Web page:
Over a decade ago, South Korean automaker Hyundai launched itself into the sport-utility market with the Santa Fe, an awkward-looking but competent family hauler. Now in its third iteration, the Santa Fe has moved upmarket, in order to compete in a market growing more competitive by the year, making room for the smaller, five-passenger Santa Fe Sport. We recently spent several days with the Santa Fe Sport to directly experience its enhancements and more mature demeanor.
What is it?
Don't let the Sport moniker perplex you: "Sport" designates this model as the smaller of two Santa Fe models, not a performance variant. It replaces the outgoing Santa Fe in terms of size, as the larger, three-row Veracruz was supplanted by the third-generation Santa Fe. (It's also related to the Kia Sorento.) Featuring the latest in Hyundai's bold, shapely styling cues-including a prominent, flat nose and swishes and swoops in the body work-the Santa Fe Sport is a crossover sport-utility vehicle with a predilection toward freeways, not off-road courses.
The big news on this Santa Fe Sport is the optional 2.0-liter turbocharged four-cylinder engine, which we tested paired with all-wheel drive.
How does it drive?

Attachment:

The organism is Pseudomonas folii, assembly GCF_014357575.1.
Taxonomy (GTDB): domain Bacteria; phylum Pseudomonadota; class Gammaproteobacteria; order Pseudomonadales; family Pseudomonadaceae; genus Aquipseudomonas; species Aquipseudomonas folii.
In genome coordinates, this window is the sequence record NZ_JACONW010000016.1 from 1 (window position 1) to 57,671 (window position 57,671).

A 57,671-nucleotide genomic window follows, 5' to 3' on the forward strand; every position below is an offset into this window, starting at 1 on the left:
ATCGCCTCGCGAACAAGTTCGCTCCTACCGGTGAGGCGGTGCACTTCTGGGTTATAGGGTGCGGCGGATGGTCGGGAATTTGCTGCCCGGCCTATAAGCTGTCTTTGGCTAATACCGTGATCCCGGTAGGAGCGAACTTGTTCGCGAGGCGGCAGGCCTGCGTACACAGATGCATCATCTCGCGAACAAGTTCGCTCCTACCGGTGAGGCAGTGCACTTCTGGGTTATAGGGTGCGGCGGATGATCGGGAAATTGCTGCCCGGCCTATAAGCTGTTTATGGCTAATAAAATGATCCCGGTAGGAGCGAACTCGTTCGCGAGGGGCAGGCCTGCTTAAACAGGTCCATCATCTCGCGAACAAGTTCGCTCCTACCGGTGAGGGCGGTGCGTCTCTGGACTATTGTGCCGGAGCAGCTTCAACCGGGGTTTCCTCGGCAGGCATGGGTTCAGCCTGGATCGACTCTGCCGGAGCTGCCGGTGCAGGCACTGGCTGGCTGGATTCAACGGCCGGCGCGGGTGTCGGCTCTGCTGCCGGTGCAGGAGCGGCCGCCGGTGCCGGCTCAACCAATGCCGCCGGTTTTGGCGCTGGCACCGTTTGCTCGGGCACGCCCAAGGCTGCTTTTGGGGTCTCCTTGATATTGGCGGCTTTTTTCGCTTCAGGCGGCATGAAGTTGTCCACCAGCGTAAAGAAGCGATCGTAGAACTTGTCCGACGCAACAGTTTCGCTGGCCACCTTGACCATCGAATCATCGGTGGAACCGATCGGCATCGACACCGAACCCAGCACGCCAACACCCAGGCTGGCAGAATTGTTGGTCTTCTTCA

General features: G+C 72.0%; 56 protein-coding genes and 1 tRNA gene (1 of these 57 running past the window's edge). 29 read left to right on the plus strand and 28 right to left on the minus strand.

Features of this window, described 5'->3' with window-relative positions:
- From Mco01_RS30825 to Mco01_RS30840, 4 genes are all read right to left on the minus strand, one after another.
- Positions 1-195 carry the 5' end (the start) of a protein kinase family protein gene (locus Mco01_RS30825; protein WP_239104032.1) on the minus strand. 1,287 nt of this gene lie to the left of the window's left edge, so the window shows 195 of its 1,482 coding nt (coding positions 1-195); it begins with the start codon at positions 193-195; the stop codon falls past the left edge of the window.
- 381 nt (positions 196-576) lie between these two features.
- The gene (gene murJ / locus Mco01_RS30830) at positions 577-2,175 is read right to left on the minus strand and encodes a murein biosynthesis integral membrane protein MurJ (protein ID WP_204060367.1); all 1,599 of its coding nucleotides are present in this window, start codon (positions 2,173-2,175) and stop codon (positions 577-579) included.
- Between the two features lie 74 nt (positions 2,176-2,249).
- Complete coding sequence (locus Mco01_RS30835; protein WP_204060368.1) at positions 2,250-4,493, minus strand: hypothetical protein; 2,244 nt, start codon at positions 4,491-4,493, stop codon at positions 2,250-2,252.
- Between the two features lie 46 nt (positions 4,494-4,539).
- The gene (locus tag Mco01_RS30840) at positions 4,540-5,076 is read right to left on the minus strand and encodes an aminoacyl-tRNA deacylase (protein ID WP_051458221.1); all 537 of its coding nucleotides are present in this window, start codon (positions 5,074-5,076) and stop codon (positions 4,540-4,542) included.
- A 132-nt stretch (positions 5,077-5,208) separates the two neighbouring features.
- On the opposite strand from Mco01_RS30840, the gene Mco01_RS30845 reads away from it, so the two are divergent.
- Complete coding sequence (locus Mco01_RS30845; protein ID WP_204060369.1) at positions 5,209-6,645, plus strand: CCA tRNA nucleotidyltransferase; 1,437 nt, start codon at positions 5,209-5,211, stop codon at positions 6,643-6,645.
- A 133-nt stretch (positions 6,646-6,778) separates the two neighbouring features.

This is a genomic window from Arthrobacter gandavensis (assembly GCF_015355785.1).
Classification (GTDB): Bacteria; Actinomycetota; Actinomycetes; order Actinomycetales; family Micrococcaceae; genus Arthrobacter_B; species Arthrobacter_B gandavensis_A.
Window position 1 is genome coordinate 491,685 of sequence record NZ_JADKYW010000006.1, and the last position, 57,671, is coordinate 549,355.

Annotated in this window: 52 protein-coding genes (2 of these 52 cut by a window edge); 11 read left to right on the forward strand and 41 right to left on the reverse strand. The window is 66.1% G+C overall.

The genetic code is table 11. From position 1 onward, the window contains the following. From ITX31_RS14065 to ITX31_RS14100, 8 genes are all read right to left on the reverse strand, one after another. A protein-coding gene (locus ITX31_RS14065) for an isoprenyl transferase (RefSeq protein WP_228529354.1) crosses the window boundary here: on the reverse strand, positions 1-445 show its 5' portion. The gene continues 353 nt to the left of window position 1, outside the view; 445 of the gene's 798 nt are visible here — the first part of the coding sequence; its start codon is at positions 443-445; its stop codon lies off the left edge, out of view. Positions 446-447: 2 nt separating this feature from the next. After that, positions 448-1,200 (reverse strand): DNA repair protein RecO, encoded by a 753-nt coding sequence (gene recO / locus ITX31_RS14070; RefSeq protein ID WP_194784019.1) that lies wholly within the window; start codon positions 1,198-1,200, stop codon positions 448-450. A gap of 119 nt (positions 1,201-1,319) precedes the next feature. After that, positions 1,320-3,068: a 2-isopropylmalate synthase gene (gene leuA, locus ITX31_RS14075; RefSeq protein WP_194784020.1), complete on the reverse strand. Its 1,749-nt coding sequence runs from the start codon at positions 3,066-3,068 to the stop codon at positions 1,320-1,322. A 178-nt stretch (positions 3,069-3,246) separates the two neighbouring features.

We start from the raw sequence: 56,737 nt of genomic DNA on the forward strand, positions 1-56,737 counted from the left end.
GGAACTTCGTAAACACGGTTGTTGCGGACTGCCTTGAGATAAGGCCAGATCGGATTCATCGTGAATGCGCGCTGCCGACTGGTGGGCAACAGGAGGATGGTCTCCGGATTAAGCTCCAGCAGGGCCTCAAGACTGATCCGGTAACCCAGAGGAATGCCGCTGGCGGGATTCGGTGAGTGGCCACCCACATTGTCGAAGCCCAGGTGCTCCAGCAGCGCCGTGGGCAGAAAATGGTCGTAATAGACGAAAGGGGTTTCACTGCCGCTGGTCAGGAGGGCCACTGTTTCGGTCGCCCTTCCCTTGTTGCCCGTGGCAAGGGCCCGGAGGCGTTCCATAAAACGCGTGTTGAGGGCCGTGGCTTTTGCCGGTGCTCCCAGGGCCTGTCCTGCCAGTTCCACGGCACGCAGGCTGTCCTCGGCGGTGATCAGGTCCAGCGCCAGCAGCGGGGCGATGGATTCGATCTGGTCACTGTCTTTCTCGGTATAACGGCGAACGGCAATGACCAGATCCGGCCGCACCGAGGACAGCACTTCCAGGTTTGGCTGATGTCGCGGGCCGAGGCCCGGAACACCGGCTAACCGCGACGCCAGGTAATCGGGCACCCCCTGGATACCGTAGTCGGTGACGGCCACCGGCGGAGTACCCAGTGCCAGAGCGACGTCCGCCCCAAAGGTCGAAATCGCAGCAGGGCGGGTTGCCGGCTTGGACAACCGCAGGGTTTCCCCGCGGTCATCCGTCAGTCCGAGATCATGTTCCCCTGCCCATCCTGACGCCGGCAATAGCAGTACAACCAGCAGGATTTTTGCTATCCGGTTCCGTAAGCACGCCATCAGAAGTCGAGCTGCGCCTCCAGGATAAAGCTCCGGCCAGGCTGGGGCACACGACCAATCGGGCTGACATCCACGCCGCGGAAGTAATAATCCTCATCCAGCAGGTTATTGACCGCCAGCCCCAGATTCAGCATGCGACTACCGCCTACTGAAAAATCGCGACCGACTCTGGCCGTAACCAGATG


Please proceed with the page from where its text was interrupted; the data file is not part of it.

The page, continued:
With the snappy turbo engine underhood, the Santa Fe Sport 2.0T drives like a taller Volkswagen GTI, which is to say with robust responses. Unlike some carlike SUVs, the Santa Fe Sport 2.0T doesn't wallow through corners or truly feel its size. It makes a convincing case for growing families to move out of their hatchbacks and into an SUV without losing sporty driving characteristics.
The Santa Fe Sport fit into tight parking spots in Brooklyn as well as it did merge into tough traffic situations. Fuel economy with the turbo engine is not much better than the Santa Fe Sport's competition's, although the Active Eco setting presumably helped us save a bit of gas without compromise to driving dynamics.
What's its specialty?
Apologies for restating the trope, but this Hyundai's value-added feature is value itself. Feature content on the Santa Fe Sport is a class above, from available air-conditioned seats to a 550-watt Infinity sound system to a panoramic sunroof.
Does it have competition?
The midsize sport-utility segment is among the most competitive in the business, and there is plenty of competition from General Motors, Ford, Toyota, and others. At close to 38 grand fully optioned, that puts the Santa Fe Sport in line with some heavy-hitting SUVs, including the Volkswagen Tiguan
The turbocharged hatchback now has a sequel.
The touchscreen navigation and entertainment screen-part of the Ultimate package-cannot be beaten for its speed, utility, and voice-activated functionality.
The steering, in all of its modes, could benefit from less dialed-in weight. Even Sport mode feels a little artificially heavy.
By the numbers: 2015 Hyundai Santa Fe Sport 2.0T
MSRP: $33,875 (includes $875 destination charge)
Power / drive wheels: 2.0-liter, 264-hp turbocharged inline four-cylinder engine / front- or all-wheel drive
Transmission: 6-speed automatic
EPA fuel economy: 18 city / 24 highway mpg (Sport 2.0T AWD, as tested)
In showrooms: Now